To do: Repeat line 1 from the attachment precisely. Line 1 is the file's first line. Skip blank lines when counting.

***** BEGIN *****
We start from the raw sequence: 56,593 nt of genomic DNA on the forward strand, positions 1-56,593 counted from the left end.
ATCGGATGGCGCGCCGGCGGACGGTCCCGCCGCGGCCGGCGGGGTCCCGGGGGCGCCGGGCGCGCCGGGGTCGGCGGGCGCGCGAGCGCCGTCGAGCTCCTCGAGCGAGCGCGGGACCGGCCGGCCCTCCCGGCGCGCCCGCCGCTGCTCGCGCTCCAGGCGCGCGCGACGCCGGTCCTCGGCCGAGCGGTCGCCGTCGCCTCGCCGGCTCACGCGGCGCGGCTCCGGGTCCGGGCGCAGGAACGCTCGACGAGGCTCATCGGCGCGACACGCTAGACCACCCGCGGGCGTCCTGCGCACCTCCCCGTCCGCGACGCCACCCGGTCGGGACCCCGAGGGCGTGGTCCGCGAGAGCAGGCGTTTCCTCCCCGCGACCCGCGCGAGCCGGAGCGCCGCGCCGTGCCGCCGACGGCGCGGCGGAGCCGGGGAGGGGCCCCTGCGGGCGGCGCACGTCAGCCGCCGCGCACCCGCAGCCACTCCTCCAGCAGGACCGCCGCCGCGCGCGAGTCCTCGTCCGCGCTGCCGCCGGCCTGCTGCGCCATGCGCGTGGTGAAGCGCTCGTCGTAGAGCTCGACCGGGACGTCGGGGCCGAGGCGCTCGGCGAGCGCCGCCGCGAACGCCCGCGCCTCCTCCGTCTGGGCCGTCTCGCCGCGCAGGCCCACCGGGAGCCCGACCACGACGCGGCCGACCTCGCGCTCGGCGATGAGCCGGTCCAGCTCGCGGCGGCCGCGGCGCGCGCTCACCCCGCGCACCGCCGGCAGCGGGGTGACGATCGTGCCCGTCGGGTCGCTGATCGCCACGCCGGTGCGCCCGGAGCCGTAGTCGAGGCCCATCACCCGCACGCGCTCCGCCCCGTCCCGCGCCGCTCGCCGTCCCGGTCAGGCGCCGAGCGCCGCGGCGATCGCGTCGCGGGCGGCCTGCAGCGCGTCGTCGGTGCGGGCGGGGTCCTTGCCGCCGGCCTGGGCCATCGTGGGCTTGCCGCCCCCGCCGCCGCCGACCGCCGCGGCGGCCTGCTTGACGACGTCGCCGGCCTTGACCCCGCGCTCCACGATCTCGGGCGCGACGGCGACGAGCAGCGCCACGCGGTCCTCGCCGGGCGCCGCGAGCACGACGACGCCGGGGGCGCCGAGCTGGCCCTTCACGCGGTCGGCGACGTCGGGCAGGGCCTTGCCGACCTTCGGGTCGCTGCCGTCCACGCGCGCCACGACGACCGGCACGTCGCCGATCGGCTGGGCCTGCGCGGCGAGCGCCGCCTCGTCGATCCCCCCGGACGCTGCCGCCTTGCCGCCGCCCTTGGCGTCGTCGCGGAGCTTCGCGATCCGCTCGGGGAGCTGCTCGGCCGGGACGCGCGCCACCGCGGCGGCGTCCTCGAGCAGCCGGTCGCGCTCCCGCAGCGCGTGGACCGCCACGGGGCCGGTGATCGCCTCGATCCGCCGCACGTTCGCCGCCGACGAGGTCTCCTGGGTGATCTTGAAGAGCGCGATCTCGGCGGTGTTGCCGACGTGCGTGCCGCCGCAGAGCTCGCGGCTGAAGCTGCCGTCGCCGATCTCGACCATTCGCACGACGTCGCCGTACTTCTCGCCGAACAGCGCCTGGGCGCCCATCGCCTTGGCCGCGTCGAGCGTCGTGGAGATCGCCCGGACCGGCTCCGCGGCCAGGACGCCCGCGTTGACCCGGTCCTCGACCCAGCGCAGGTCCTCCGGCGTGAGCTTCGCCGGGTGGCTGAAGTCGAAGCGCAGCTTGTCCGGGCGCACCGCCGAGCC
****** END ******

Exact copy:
We start from the raw sequence: 56,593 nt of genomic DNA on the forward strand, positions 1-56,593 counted from the left end.